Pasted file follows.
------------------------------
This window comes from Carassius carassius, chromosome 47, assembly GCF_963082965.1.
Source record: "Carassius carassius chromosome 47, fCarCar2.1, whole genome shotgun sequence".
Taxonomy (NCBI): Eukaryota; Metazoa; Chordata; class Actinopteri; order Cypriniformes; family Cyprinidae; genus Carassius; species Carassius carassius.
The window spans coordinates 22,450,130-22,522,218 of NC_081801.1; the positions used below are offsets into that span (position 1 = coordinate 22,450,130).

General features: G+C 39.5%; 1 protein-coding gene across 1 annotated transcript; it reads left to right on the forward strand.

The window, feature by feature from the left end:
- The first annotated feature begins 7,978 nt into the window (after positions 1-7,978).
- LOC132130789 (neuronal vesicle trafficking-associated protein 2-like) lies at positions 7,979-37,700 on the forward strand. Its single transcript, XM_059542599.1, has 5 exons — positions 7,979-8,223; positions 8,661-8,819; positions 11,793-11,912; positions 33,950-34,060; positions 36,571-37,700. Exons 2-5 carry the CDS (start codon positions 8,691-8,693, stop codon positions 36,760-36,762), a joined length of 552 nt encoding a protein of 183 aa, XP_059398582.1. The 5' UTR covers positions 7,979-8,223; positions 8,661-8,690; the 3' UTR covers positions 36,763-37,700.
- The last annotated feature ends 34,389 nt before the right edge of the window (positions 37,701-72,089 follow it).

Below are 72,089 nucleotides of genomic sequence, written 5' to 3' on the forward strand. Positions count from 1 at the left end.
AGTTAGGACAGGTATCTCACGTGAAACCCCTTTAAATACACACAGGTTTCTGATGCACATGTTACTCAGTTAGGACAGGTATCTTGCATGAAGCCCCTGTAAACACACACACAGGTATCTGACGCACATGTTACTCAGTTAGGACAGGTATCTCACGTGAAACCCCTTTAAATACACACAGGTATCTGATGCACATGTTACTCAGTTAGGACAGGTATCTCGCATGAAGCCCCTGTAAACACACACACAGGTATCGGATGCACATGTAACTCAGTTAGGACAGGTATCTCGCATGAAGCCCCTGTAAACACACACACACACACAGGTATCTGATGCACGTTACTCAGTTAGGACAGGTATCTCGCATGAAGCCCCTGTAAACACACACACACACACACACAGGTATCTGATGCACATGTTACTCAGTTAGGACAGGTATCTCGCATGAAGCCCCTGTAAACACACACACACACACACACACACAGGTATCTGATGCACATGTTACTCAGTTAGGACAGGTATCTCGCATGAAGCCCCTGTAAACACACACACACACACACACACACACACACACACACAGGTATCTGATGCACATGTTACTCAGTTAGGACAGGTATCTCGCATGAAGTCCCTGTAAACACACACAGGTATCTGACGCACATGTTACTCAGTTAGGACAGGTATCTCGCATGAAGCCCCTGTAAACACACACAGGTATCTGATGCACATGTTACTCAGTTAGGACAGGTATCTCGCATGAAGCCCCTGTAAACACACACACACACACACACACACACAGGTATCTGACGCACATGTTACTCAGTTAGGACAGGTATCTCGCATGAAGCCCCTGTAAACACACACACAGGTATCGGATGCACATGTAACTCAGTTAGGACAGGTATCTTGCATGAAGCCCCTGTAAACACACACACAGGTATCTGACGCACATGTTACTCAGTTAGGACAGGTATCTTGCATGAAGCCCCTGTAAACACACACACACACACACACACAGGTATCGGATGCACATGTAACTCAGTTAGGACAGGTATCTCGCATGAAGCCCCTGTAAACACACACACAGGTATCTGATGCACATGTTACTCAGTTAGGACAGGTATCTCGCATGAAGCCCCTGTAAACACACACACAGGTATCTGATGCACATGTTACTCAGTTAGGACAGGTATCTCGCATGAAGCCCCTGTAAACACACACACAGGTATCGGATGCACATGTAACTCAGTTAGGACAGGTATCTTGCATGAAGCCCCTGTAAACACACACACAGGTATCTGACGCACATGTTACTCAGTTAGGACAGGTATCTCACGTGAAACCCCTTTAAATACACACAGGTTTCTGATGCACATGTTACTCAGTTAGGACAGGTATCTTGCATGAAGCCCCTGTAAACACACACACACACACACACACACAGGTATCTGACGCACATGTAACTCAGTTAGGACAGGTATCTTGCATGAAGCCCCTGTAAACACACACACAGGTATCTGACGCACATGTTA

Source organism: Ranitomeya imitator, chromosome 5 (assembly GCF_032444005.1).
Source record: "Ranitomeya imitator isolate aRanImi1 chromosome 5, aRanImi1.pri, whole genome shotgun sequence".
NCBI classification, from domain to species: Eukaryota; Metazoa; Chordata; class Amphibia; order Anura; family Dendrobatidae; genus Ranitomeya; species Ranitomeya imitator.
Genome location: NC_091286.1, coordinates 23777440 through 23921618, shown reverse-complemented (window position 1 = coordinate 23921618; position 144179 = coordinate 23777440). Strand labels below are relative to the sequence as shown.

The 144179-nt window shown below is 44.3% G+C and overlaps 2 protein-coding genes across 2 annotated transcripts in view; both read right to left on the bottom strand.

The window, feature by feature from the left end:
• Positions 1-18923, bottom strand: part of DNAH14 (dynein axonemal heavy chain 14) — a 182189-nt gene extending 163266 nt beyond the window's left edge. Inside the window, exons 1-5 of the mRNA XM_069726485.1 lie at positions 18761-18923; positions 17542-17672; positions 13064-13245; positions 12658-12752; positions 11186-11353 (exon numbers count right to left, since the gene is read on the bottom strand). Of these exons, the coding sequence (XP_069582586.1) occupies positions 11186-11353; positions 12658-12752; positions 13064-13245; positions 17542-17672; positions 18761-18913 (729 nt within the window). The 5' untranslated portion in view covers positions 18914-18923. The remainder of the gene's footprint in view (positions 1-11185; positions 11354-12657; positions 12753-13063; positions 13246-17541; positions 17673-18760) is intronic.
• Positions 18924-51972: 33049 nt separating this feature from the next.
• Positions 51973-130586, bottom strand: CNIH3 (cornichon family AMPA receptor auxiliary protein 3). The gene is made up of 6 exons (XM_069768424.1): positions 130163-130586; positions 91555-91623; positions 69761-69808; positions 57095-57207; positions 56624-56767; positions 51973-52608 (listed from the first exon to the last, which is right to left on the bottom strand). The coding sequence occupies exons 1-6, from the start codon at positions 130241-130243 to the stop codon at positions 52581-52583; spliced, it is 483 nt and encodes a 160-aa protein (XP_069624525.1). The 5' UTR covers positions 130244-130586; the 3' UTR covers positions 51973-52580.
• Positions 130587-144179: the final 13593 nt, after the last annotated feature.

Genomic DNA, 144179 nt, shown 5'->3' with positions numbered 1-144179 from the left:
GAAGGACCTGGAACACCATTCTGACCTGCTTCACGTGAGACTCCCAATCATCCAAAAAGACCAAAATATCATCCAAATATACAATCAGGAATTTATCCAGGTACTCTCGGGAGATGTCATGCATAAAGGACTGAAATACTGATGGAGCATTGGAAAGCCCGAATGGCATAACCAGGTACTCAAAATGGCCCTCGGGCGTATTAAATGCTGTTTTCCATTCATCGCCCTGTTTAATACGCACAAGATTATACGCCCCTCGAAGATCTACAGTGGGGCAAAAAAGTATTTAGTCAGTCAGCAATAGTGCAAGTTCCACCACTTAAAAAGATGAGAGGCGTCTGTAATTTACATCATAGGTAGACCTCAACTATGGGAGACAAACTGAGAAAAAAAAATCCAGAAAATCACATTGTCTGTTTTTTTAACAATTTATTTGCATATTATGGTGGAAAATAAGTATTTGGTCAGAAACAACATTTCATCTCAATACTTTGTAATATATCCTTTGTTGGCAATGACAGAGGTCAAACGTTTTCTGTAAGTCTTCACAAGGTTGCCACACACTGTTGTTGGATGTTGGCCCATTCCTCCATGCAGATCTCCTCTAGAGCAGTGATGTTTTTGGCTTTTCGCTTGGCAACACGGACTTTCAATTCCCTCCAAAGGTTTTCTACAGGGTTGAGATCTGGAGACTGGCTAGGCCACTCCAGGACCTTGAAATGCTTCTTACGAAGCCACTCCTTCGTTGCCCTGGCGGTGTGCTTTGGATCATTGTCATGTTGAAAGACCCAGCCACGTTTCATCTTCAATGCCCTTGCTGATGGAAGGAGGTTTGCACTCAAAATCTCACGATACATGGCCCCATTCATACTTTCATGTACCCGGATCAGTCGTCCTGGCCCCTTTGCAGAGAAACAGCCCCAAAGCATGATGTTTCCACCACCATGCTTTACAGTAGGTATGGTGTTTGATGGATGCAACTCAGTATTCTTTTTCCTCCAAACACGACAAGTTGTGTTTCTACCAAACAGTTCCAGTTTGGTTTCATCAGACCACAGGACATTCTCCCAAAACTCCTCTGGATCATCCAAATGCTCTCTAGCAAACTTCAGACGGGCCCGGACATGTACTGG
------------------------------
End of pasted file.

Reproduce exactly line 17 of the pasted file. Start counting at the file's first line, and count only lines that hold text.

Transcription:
The window, feature by feature from the left end: